Blending an American era’s inimitable and unmistakable style, Boogie Nights brought Anderson into the mainstream, producing a bona fide hit that spoke to generations long past the time he depicted. Between the groovy soundtrack, incredibly stylish directorial flourishes, and depicting stilted, broken protagonists in the seamy world of pornography, Anderson made his first true masterpiece. Revelatory performances were coaxed out of esteemed actors and permanent B-listers alike: Mark Wahlberg, John C. Reilly, Julianne Moore, Heather Graham, and Burt Reynolds all turn in stellar performances as deluded, dim porn actors, and Anderson’s calculated direction became a second star of the film.
Perhaps most of all, Anderson’s hypnotic ability to push forward a narrative are on display, creating a movie whose topic would normally push away a large amount of the potential audience instead drew them in thanks to humanizing the subjects on display, portraying them as people instead of objects–which largely subverts the very industry under examination in the film.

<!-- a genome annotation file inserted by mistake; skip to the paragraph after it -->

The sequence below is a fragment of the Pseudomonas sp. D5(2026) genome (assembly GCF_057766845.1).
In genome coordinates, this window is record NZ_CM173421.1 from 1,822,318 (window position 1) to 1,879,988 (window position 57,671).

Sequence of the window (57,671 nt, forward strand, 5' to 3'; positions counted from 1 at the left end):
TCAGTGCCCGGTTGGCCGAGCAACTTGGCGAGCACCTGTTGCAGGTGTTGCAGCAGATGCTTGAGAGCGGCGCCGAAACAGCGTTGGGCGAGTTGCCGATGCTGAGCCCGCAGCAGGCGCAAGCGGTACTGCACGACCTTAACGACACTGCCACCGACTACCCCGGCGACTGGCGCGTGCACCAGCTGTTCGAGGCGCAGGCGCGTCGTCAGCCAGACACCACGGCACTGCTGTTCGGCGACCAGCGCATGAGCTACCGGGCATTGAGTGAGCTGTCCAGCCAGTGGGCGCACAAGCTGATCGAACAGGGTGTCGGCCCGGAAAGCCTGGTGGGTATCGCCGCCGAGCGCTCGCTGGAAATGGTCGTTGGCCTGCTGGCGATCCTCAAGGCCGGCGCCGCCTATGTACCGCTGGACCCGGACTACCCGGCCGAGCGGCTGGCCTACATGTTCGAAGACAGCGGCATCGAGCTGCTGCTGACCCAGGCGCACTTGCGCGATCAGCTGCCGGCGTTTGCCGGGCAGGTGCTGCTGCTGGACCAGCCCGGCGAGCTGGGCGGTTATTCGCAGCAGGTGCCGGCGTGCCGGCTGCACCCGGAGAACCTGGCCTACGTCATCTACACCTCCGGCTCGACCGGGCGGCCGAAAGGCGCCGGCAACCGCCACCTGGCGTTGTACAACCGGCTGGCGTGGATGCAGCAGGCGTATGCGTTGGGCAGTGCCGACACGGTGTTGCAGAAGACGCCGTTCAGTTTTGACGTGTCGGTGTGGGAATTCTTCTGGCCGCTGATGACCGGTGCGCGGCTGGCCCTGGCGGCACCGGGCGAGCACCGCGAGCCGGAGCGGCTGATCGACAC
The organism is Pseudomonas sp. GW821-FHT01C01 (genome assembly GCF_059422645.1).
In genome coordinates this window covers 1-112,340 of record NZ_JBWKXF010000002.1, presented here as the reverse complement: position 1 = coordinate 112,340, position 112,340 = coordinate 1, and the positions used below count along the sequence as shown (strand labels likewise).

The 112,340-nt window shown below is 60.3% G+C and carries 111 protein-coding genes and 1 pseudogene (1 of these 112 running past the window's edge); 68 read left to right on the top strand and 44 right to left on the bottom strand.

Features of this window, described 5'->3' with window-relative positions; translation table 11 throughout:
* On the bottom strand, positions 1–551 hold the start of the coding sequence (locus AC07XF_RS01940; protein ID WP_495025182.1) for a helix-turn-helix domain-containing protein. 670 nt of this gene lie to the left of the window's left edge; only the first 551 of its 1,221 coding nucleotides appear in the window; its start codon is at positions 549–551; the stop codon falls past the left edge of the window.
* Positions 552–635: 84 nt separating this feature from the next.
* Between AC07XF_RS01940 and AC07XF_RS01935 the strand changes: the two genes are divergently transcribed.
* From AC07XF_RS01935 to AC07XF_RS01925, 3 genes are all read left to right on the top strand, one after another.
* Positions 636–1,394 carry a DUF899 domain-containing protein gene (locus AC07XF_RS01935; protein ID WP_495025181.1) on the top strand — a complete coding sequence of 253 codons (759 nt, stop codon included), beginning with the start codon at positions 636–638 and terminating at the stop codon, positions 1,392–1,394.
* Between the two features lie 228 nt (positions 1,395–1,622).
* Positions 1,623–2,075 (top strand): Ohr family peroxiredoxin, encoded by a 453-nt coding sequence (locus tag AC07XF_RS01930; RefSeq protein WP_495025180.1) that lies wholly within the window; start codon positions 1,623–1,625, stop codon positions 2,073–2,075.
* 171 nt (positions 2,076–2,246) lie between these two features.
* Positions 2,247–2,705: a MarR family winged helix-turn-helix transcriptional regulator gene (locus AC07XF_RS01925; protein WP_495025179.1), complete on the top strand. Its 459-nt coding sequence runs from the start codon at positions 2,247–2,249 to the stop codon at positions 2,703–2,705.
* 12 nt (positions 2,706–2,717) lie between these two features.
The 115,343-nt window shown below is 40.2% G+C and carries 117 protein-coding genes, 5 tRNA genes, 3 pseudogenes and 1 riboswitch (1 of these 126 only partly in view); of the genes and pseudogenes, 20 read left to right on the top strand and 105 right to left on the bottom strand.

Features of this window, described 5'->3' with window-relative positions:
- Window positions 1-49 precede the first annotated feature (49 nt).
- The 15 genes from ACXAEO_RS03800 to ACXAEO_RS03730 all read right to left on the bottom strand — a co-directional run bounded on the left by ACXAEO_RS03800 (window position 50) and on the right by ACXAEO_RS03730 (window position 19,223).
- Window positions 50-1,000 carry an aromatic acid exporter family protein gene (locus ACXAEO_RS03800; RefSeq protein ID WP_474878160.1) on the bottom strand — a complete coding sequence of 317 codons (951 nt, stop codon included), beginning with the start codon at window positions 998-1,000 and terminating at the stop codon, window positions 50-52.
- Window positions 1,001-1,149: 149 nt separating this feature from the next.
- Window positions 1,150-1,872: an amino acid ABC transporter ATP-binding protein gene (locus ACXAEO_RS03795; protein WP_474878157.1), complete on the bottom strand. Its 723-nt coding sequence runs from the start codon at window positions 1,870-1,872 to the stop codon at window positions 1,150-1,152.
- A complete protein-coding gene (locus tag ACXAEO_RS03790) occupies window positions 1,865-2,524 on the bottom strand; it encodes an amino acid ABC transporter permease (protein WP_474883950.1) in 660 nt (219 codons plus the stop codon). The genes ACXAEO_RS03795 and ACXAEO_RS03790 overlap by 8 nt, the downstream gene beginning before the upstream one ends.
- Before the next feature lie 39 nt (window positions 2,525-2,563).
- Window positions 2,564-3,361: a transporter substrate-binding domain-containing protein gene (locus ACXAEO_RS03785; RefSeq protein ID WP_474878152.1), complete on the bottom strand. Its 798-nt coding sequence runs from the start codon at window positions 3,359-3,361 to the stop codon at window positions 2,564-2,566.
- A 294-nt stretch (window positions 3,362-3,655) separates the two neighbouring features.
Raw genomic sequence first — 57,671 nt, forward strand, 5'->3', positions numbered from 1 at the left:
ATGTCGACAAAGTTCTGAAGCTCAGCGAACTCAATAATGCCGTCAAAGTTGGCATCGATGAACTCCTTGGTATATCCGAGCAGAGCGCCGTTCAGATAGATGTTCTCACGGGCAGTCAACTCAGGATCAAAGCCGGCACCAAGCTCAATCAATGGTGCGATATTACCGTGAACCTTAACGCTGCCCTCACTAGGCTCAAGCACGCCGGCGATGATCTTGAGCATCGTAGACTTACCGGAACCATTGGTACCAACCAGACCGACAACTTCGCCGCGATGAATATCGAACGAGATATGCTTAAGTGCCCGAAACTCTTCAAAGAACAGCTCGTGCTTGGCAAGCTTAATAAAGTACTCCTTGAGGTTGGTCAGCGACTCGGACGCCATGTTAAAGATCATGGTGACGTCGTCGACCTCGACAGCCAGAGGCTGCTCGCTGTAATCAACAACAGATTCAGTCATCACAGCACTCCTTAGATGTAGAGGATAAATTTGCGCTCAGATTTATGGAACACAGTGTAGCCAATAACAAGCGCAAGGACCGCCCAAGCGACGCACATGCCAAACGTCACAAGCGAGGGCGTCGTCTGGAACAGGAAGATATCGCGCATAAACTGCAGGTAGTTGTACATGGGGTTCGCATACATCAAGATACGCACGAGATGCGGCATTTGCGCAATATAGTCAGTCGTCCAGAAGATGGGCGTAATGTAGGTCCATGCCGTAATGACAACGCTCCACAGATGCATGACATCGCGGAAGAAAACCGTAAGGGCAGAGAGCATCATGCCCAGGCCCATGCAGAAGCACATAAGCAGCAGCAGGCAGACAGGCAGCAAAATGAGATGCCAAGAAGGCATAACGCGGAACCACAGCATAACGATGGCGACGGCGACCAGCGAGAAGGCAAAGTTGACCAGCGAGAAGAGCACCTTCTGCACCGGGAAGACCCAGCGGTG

Maybe his talent lies mostly in this very noble pursuit, of depicting seemingly unsavory characters in a sympathetic light, rendering them human beings instead of objects of disdain. Following this line of thought, one of my favorite movies ever made is Punch-Drunk Love, which focuses on a sensitive nature of love among the damaged, whose self-esteem has been beaten down to such a point that finding a sympathetic counterpart in the world raises such an event to the transcendent.
Although a young man when making the movie, Anderson seems to understand how fragile a human’s emotions can be and treats it with necessary delicacy–and subsequently depicts how raw and violent it can turn if threatened–when true love is at stake. It’s a perfect movie, and one whose value I hope to elucidate further one day. For now, though, I can only enthuse as to the incredible feat that Anderson succeeded in making such a personal, provocative film. A celebration of being alive and finally finding someone you love, no other film quite translates such a rush of emotions of this discovery than Punch-Drunk Love.